3 ways that preprints help researchers in agricultural and plant sciences – The CABI Blog

“The use of preprints (pre-peer reviewed versions of scholarly papers) has accelerated in the last few years with many researchers now sharing their latest work with the scientific community before or in parallel to publication with a journal. After a slower start compared to other research fields, adoption of preprints in the plant sciences and agriculture is growing well.

As part of this growing trend, CABI relaunched agriRxiv (pronounced agri-archive and previously known as AgriXiv) in 2020 as a platform for posting preprints. agriRxiv makes preprints across agriculture and allied sciences available to researchers and gives those who wish to share their papers online an opportunity to gain valuable feedback before submitting a final version to a journal and formal peer-review….”

Webinar ‘Preprints – Accelerating plant sciences and agriculture’

“The use of preprints has accelerated in the last few years with many researchers now sharing their latest work with the scientific community before or in parallel to publication with a journal. After a slower start compared to other research fields, adoption of preprints in the plant sciences and agriculture is growing well.

Why are researchers in plant and agricultural sciences posting preprints? What should you consider before you post a preprint? How does a preprint relate to a journal publication? In this webinar, we will discuss the outlook of preprints in plant sciences and agriculture, explore what can be learned from fields with a longer tradition of preprint use and hear from researchers who have successfully used preprints for the communication of their research.”

Inside An Effort To Put Millions Of Biological Specimens Online : Shots – Health News : NPR

“For scientists to pull out detailed information like that, however, they first have to know that a particular specimen even exists. In 2011, the National Science Foundation started handing out grants as part of a ten-year push to bring old-fashioned collections into the Internet age. One of the goals was to put specimen records online and into a searchable portal called iDigBio….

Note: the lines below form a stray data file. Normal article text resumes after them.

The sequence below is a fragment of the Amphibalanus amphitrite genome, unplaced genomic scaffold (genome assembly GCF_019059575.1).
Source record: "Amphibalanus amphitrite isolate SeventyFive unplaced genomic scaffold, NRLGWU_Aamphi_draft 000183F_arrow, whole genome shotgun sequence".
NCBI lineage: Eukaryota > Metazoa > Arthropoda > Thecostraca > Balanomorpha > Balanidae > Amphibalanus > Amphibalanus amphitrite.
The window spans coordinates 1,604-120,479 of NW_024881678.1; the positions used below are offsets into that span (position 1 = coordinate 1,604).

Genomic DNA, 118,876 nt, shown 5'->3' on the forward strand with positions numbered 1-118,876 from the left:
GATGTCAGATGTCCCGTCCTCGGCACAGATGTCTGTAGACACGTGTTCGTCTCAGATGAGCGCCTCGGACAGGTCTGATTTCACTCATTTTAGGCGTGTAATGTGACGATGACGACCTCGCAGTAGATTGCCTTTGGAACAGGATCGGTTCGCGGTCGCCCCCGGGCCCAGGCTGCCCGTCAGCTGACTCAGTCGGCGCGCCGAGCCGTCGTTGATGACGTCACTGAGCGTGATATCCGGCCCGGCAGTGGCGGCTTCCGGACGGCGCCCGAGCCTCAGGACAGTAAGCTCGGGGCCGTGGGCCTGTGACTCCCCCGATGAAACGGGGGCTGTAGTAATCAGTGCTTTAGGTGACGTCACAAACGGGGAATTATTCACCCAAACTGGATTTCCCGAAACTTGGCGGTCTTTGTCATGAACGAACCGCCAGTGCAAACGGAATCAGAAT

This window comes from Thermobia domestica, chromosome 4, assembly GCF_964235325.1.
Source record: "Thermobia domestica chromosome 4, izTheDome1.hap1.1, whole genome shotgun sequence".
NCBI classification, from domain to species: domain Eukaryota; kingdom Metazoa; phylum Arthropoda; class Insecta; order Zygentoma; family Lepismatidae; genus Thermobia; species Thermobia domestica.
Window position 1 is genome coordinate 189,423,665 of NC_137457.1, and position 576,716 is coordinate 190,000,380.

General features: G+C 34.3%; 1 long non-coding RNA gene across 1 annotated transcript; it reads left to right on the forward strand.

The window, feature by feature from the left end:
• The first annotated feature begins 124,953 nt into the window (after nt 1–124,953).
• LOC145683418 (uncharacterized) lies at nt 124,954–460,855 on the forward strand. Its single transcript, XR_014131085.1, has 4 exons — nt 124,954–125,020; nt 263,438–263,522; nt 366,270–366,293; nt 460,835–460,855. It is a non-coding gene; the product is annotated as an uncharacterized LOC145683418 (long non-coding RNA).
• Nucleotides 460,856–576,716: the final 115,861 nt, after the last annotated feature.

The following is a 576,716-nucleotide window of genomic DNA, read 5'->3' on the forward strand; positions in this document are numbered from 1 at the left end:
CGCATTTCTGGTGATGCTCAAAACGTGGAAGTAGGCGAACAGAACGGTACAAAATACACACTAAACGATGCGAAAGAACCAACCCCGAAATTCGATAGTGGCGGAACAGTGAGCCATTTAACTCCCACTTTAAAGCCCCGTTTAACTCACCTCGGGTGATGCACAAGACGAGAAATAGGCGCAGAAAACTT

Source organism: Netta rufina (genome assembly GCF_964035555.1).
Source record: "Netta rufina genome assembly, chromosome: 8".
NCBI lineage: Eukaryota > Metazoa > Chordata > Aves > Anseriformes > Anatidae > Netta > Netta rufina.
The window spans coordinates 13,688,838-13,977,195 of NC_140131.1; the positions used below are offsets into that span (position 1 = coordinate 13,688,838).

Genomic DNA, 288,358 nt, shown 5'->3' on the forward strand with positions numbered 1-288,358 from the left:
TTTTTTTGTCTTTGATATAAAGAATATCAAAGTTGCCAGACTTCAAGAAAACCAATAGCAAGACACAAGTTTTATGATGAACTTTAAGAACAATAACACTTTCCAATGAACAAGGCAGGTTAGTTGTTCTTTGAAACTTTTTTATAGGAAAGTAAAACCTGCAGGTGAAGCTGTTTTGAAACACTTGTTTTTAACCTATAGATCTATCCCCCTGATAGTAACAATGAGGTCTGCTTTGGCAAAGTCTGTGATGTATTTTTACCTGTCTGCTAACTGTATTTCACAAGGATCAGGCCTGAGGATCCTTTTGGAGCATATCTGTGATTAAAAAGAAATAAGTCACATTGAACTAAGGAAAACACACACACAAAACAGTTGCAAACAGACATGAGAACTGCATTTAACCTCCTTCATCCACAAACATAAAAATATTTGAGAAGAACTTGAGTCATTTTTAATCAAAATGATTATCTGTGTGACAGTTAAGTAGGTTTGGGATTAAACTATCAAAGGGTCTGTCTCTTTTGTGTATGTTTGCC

Now, as that program winds down, he and other experts are pondering what needs to happen over the next decade so that biological collections can continue to become more accessible. That’s why the NSF recently asked for some advice from an expert panel convened by the National Academies of Sciences, Engineering, and Medicine.

One of its recommendations was simple: create a national registry of all collections, so experts know who’s got plants, microbes, or animals of interest.

The U.S. is thought to possess about 1,800 natural history collections, which is about a third of those that exist worldwide. In addition, the country has at least 2,800 “living stock” collections, such as microbe collections, which continually maintain living organisms for research….”

Access to biodiversity for food production: Reconciling open access digital sequence information with access and benefit sharing: Molecular Plant

“Over the last 40 years or so, a complex web of international legal agreements was developed that regulate the access, transfer, and use of plant genetic resources. These include the Convention on Biological Diversity (CBD), the Nagoya Protocol, and the International Treaty on Plant Genetic Resources (Figure 1). In developing these legal regimes, policy makers struggled to balance a number of conflicting demands. These included ensuring that access providers share in the benefits that arise from the use of their genetic resources; that users who value-add to genetic resources can protect their innovations via intellectual property; and, at the same time, that scientists and breeders have ongoing access to genetic resources. While there are problems with the existing regimes, they have reached an uneasy compromise of sorts….”

 

 

Access to biodiversity for food production: Reconciling open assess digital sequence information with access and benefit sharing – ScienceDirect